This article argues that the ongoing introduction of a gender perspective in Indonesian Islamic education is challenging the partially unconscious patriarchal gender regime of these institutions and a means of resisting traditional notions of religious authority. The activities of female teachers, scholars and researchers are instrumental in these endeavors. This study draws on empirical material collected through fieldwork in Jakarta, Yogyakarta, Makassar, Banjarmasin, and Bandung, and includes brochures, books, course literature, research, interviews, and discussions. Data is primarily collected from state institutes for higher Islamic education and especially at their respective Centers for Women Studies. This material constitutes examples of how female, and male, religious scholars and teachers challenge the prevailing gender bias in Islamic education on all levels by introducing a gender perspective in curriculum, teaching, and textbooks, but also in their roles as exemplars and religious authorities. I argue that these measures are important in creating gender awareness among Muslim students. However, to successfully challenge the structures of Islamic education, several conditions have to be met: producing less gender-biased Islamic interpretations, an academic climate that is open to inclusion of these interpretations in Islamic education on various levels, increasing the number of female teachers, and sufficient economic funding. Some of these prerequisites are already being met in the case of Indonesia.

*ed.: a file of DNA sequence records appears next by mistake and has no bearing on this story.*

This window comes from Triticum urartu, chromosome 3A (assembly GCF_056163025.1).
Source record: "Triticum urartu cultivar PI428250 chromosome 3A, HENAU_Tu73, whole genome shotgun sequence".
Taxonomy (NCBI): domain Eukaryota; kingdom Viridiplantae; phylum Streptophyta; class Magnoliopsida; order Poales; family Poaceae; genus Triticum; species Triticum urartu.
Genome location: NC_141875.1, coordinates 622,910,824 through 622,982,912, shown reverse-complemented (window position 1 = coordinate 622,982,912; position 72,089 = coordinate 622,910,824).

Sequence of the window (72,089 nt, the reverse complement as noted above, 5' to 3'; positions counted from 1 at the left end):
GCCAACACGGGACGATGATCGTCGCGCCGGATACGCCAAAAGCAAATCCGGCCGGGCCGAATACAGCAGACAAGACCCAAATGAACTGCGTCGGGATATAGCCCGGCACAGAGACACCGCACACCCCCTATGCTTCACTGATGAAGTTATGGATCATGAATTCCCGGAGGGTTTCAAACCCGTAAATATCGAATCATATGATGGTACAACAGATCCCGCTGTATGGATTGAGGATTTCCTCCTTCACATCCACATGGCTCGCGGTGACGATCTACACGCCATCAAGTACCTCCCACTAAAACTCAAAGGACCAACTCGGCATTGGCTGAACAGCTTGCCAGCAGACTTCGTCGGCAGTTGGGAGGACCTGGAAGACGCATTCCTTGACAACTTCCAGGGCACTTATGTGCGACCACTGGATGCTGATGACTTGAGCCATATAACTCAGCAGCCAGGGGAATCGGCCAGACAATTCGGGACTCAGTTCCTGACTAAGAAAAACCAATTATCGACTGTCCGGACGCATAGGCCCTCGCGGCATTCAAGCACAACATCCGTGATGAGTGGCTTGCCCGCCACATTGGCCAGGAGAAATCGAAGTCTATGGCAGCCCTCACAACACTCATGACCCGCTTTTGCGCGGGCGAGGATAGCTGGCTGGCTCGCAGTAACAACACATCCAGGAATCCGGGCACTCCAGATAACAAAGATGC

At the Forefront of a Post-Patriarchal Islamic Education: Female Teachers in Indonesia.
Journal of International Women's Studies, 11(1), 25-39.
Available at: http://vc.bridgew.edu/jiws/vol11/iss1/3